Abstract The majority of metabolomics studies to date have utilised blood serum or plasma, biofluids that do not necessarily address the full range of patient pathologies. Here, correlations between serum metabolites, salivary metabolites and sebum lipids are studied for the first time. 83 COVID-19 positive and negative hospitalised participants provided blood serum alongside saliva and sebum samples for analysis by liquid chromatography mass spectrometry. Widespread alterations to serum-sebum lipid relationships were observed in COVID-19 positive participants versus negative controls. There was also a marked correlation between sebum lipids and the immunostimulatory hormone dehydroepiandrosterone sulphate in the COVID-19 positive cohort. The biofluids analysed herein were also compared in terms of their ability to differentiate COVID-19 positive participants from controls; serum performed best by multivariate analysis (sensitivity and specificity of 0.97), with the dominant changes in triglyceride and bile acid levels, concordant with other studies identifying dyslipidemia as a hallmark of COVID-19 infection. Sebum performed well (sensitivity 0.92; specificity 0.84), with saliva performing worst (sensitivity 0.78; specificity 0.83). These findings show that alterations to skin lipid profiles coincide with dyslipidaemia in serum. The work also signposts the potential for integrated biofluid analyses to provide insight into the whole-body atlas of pathophysiological conditions.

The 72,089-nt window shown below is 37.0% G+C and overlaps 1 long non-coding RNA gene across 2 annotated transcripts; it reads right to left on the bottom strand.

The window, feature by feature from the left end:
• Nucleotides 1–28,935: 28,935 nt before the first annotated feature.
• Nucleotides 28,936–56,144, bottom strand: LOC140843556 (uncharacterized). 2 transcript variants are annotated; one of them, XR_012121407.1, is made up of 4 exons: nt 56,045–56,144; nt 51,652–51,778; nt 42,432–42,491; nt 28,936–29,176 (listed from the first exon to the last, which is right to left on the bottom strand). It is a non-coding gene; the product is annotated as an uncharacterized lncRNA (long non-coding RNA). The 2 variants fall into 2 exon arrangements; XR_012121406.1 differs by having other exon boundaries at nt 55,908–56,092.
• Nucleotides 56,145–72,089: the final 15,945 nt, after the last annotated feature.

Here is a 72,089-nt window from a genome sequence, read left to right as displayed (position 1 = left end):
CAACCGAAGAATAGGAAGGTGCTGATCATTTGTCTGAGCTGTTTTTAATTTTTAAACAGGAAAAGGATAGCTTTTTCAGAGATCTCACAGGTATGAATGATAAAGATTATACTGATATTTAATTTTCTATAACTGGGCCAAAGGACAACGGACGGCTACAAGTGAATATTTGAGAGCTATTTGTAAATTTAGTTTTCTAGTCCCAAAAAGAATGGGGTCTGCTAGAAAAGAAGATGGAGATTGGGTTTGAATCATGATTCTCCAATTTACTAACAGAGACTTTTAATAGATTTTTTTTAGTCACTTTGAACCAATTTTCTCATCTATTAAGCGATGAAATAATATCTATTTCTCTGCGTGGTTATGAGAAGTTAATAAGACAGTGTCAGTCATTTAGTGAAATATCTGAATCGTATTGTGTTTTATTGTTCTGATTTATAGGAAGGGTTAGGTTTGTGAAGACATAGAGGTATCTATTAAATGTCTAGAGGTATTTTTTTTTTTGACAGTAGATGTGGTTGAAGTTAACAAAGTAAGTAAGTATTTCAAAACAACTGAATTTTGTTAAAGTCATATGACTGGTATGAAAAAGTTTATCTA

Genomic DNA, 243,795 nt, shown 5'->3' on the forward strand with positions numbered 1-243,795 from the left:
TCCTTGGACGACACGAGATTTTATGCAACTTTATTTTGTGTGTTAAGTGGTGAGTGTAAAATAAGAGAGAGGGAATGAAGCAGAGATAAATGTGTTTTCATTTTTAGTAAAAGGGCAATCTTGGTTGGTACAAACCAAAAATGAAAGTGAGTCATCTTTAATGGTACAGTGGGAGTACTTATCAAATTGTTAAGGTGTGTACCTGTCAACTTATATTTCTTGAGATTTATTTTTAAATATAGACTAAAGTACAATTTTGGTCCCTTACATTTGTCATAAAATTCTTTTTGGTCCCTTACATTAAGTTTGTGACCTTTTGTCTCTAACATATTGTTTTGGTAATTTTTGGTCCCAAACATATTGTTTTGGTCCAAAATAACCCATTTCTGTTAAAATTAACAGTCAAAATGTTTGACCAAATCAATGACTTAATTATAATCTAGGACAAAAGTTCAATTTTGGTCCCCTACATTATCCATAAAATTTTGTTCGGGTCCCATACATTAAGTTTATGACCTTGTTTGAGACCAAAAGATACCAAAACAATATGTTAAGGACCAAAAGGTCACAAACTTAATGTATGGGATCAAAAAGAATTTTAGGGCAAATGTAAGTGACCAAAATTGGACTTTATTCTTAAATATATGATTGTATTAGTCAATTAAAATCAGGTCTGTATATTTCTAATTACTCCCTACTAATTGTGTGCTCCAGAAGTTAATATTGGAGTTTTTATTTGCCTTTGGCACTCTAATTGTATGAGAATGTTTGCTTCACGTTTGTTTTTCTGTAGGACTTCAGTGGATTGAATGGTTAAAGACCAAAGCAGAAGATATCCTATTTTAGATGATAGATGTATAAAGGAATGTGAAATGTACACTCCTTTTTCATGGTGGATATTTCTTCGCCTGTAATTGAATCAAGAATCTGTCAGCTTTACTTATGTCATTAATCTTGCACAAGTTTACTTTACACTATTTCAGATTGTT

The effect of COVID-19 infection on the human metabolome has been widely reported, but to date all such studies have focused on a single wave of infection. COVID-19 has generated numerous waves of disease with different clinical presentations, and therefore it is pertinent to explore whether metabolic disturbance changes accordingly, to gain a better understanding of its impact on host metabolism and enable better treatments. This work used a targeted metabolomics platform (Biocrates Life Sciences) to analyze the serum of 164 hospitalized patients, 123 with confirmed positive COVID-19 RT-PCR tests and 41 providing negative tests, across two waves of infection. Seven COVID-19-positive patients also provided longitudinal samples 2–7 months after infection. Changes to metabolites and lipids between positive and negative patients were found to be dependent on collection wave. A machine learning model identified six metabolites that were robust in diagnosing positive patients across both waves of infection: TG (22:1_32:5), TG (18:0_36:3), glutamic acid (Glu), glycolithocholic acid (GLCA), aspartic acid (Asp) and methionine sulfoxide (Met-SO), with an accuracy of 91%. Although some metabolites (TG (18:0_36:3) and Asp) returned to normal after infection, glutamic acid was still dysregulated in the longitudinal samples. This work demonstrates, for the first time, that metabolic dysregulation has partially changed over the course of the pandemic, reflecting changes in variants, clinical presentation and treatment regimes. It also shows that some metabolic changes are robust across waves, and these can differentiate COVID-19-positive individuals from controls in a hospital setting. This research also supports the hypothesis that some metabolic pathways are disrupted several months after COVID-19 infection.